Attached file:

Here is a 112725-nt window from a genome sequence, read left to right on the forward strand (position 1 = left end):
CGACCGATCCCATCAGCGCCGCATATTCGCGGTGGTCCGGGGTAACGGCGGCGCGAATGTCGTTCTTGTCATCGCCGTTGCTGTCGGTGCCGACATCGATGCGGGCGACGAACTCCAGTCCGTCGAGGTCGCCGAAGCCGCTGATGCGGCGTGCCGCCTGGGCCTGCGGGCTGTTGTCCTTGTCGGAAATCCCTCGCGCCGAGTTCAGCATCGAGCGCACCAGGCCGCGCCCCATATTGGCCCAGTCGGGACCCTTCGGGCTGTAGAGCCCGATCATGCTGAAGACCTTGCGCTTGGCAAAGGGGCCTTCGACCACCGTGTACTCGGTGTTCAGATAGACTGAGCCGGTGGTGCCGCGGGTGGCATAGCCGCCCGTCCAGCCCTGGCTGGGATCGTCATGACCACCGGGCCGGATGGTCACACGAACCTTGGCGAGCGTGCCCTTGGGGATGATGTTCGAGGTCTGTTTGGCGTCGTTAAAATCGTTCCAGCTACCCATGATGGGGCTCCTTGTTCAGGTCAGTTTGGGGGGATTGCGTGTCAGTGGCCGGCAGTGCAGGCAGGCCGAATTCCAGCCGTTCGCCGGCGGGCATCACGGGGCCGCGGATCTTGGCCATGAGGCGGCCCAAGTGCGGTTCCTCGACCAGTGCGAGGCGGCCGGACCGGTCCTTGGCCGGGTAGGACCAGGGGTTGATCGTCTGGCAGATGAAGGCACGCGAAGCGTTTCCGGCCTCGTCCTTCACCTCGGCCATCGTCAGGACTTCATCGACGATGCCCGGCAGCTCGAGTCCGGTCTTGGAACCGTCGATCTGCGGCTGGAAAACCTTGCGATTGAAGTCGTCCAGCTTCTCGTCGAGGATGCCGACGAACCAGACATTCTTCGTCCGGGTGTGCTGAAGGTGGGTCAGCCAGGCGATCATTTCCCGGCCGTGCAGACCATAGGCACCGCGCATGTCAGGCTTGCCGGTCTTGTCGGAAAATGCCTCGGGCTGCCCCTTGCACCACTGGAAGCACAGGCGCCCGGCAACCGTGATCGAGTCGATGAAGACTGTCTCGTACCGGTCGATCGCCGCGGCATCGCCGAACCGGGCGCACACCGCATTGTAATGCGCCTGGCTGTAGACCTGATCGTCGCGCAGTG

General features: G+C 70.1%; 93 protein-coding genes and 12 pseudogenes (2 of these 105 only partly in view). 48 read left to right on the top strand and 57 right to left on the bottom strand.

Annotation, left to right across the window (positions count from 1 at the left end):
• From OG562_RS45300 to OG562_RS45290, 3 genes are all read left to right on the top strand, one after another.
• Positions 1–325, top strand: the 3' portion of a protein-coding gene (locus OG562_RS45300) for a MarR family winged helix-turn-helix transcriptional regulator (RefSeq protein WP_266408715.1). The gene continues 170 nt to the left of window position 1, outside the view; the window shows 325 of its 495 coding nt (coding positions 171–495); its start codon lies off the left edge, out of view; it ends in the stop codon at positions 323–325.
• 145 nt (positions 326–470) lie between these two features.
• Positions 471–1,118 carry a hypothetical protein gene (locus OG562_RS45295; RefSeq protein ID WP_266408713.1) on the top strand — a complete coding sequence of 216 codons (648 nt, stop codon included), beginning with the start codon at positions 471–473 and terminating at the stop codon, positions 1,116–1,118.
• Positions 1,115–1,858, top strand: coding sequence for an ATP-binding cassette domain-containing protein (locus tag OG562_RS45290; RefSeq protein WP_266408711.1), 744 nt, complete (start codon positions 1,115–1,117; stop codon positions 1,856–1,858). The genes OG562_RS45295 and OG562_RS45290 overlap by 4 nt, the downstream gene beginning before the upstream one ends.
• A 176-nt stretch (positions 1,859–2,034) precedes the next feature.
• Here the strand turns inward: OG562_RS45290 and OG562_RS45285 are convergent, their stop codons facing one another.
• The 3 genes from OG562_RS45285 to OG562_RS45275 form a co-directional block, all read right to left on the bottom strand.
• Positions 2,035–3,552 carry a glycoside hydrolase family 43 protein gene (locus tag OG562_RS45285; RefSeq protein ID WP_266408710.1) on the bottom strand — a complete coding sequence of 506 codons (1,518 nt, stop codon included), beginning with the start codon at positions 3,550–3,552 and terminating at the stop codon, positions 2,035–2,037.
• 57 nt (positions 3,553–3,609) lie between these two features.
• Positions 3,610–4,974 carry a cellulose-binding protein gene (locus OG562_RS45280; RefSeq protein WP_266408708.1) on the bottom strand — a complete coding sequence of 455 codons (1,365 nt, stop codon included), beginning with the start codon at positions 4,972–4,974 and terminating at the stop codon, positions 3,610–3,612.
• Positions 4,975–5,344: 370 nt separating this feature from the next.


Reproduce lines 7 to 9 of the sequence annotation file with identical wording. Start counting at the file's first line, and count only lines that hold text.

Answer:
• 145 nt (positions 326–470) lie between these two features.
• Positions 471–1,118 carry a hypothetical protein gene (locus OG562_RS45295; RefSeq protein ID WP_266408713.1) on the top strand — a complete coding sequence of 216 codons (648 nt, stop codon included), beginning with the start codon at positions 471–473 and terminating at the stop codon, positions 1,116–1,118.
• Positions 1,115–1,858, top strand: coding sequence for an ATP-binding cassette domain-containing protein (locus tag OG562_RS45290; RefSeq protein WP_266408711.1), 744 nt, complete (start codon positions 1,115–1,117; stop codon positions 1,856–1,858). The genes OG562_RS45295 and OG562_RS45290 overlap by 4 nt, the downstream gene beginning before the upstream one ends.